The Right to Food

Right to adequate food should be a key dimension for Zero Hunger, says FAO Director General

News - 31.05.2019

31 May 2019, Rome – Realizing the right to food requires a new approach that encompasses healthy diets which are socially, economically and culturally acceptable and adapt for everyone, the UN Food and Agriculture Organization Director-General José Graziano da Silva stressed during a lecture at University of California (UCLA) Law School last February 17.

"We need to reposition our food systems from feeding people to nourishing people," Graziano da Silva said. Ensuring the right to adequate food means empowering people to feed themselves and their family in dignity. It is about ensuring all children have access to the healthy diets they need to reach their full potential, he pointed out

The right to adequate food is being overlooked, as the number of undernourished people in the world has increased over the past three years to 821 million and more than two billion people are overweight. A third of these (more than 670 million) are obese, a condition strongly associated with higher risks of chronic diseases such as diabetes or hypertension.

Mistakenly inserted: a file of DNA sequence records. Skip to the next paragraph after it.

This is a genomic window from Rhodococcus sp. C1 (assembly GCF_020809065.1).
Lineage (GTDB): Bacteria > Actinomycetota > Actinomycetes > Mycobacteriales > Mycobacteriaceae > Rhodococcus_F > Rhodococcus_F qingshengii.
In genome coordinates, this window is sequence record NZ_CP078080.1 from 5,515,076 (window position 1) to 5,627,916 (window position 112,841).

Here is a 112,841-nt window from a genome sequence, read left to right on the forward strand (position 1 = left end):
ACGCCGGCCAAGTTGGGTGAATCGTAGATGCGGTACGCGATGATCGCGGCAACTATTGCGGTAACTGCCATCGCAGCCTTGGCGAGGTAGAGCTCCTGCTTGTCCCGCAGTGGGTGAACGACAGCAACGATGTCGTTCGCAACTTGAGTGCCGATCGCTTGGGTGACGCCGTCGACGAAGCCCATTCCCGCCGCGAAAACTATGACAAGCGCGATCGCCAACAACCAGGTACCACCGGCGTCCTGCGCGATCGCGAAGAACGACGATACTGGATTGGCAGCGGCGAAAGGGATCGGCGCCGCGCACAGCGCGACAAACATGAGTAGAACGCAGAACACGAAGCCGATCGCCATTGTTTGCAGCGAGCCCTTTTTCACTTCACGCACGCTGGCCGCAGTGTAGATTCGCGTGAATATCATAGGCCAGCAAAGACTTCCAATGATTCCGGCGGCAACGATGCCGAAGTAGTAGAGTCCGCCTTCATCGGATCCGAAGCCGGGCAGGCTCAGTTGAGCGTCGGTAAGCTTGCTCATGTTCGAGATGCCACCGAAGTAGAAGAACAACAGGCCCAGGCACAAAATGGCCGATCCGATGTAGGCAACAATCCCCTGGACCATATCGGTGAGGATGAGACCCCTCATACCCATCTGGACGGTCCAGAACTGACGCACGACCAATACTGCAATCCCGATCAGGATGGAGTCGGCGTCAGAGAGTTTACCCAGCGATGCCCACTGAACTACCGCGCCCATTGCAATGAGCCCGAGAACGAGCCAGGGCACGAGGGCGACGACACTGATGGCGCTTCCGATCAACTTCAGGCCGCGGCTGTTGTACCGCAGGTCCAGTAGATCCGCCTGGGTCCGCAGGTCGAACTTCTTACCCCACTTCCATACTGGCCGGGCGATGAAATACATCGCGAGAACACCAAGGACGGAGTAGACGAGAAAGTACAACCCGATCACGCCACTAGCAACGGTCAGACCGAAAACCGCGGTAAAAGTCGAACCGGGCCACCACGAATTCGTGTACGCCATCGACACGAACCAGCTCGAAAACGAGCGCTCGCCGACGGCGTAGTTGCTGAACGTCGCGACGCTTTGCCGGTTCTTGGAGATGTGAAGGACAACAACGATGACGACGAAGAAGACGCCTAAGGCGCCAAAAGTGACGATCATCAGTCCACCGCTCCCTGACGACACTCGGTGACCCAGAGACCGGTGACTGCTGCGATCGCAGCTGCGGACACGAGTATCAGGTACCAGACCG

Graziano da Silva stated that achieving Zero Hunger calls for regulation regarding access to adequate and healthy food. It must focus on vulnerable groups and the lack of regulation of the nutritional value of food, one of the core elements of adequacy of the human right to food.

The Right to Food is included in the Universal Declaration of Human Rights, which was endorsed by all countries more than 70 years ago. It is guaranteed in numerous international instruments and national constitutions too.

The Right to Food Guidelines, which have been now implemented for almost fifteen years, have demonstrated that eradicating hunger and malnutrition needs a paradigm shift and periodic assessments of human rights standards. They promote that all duty-bearers, from the individual to global institutions, become agents of greater accountability. The Guidelines also contribute to sounder legislative, policy and monitoring frameworks in each food systems.

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